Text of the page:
Graduation thoughts PDF Print E-mail
Monday, 11 April 2016 14:08

REFLECTION

BY FR. ROY CIMAGALA

With the flurry of commencement exercises these past few days, I thought of coming up with certain ideas and messages to impart to the very happy and excited graduates and their equally excited parents, family, friends and the school faculty and staff.

I am aware that these occasions, so filled with joy and gratitude, are most meaningful to everyone. Years of study, with the accompanying efforts, sacrifices, drama, the fun and tears, just cannot culminate with a routine ceremony. They have to be celebrated with a bang, with life and verve overflowing.

And so what else can be said but to encourage the graduates and everyone else that everything done to arrive at this point was all worth it, and that everyone will just have to move on, pursuing the constant and ultimate goal of knowing, loving and serving God and others.

I felt like having to remind them strongly of avoiding the pitfall of thinking that education is simply a matter of accumulating some worldly knowledge and skills. That would be the worst cut the devil can make on all of us—when he seduces us with a very intoxicating image of success that actually robs us of the real one.

We cannot deny that nowadays there is a strong climate of technocratic culture and secular interests and projects. These, in themselves, are not bad. But when they are detached from God and his providence, then they indeed are a real danger.

Our worldly knowledge and skills can only be, at best, instruments, means and occasions to serve our ultimate goal of knowing, loving and serving God and others. They are not the end-all and be-all.

God should be the sole goal of education and formation.

“Seek first the kingdom of God and his righteousness,” we are told, “and all these things shall be added unto you.” (Mt 6,33) We should have the very same sentiment as expressed in a psalm: “One thing I seek: to dwell in the house of the Lord.” (27,4)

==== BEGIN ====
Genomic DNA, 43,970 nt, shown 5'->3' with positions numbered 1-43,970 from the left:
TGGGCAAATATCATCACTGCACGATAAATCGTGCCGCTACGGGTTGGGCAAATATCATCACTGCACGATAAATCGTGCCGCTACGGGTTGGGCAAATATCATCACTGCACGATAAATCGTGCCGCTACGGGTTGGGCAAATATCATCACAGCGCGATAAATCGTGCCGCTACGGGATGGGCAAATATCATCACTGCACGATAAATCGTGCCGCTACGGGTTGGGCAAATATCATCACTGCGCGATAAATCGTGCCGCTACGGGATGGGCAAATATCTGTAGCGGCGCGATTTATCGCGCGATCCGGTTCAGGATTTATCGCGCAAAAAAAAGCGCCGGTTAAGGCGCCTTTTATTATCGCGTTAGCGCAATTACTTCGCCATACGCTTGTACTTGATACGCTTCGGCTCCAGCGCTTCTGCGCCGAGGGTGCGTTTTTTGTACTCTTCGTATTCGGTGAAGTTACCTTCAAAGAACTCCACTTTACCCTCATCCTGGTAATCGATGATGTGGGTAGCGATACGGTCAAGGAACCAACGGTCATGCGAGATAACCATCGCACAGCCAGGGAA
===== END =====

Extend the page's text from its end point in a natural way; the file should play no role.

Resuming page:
We should not be afraid that by having God as the primary goal of education, we might be undermining the rigor of our scientific pursuits, or that God is a wet blanket, a spoiler to our human enterprises.

Some people have even expressed that idea that God is always a bother in their endeavors, unduly pinching their conscience often. Or that taking God seriously can lead one to have a narrow outlook in life, marked with rigidity, superficiality and naivete.

Nothing could be farther than the truth! With God, the opposite is true. Our knowledge would acquire greater depth and wider scope. The ultimate meaning and value of things, as well as their relative and transitory importance in a given moment would be well known. Let’s never forget that God is the foundation of all reality.

With God, our capacity to adapt to all sorts of situations, whether good or bad according to human terms, and to all kinds of people, friend or foe, would be enhanced. With God, we can even learn to handle errors, crises, disasters, and all kinds of trials and suffering. Obviously, with him, we too would know how to handle successes and victories so that these do not lead us to the pitfalls of pride, arrogance and vanity.

Some ideologies or cultures can come up also with practical strategies to cope with any situation, but for sure, their effectiveness can only go so far. To the extent that they can coincide, either knowingly or unknowingly, with God’s will and laws, then they can work. But they often get mixed up with elements that do not anymore belong to God’s will and ways. That’s why we have to most careful and discerning with them.

As to whether God can be known, dealt with, talked to or heard by us, should be no problem. God is everywhere. More than that, being a father who is full of love and goodness, he is always intervening in our lives in his own ways that often are mysterious to us.

What simply is needed is for us to exercise our faith, hope and charity that should be concretized in some plan of piety that works for each one of us. This will, of course, require humility and docility from us, and this is where the problem arises, because we often find it hard to be humble and docile. We tend to be proud and self-sufficient.

It’s high time that students and the young people in general be properly empowered to seek God alone in their studies and other pursuits.